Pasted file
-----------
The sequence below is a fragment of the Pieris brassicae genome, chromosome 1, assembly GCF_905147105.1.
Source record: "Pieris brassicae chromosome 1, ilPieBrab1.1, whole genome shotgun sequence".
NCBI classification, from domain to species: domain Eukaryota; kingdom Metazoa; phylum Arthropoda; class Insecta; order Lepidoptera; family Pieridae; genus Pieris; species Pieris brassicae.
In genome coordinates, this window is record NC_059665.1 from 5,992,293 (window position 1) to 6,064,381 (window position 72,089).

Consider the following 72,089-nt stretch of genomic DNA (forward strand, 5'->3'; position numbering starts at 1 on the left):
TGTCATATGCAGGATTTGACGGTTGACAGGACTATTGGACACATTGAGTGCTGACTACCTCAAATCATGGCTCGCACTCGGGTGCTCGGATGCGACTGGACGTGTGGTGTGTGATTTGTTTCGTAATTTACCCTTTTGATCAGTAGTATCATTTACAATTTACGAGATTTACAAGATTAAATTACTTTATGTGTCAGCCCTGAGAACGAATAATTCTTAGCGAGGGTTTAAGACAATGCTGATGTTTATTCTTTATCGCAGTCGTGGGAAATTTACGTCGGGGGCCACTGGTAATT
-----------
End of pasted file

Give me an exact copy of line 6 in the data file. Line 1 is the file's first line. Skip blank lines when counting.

TGTCATATGCAGGATTTGACGGTTGACAGGACTATTGGACACATTGAGTGCTGACTACCTCAAATCATGGCTCGCACTCGGGTGCTCGGATGCGACTGGACGTGTGGTGTGTGATTTGTTTCGTAATTTACCCTTTTGATCAGTAGTATCATTTACAATTTACGAGATTTACAAGATTAAATTACTTTATGTGTCAGCCCTGAGAACGAATAATTCTTAGCGAGGGTTTAAGACAATGCTGATGTTTATTCTTTATCGCAGTCGTGGGAAATTTACGTCGGGGGCCACTGGTAATT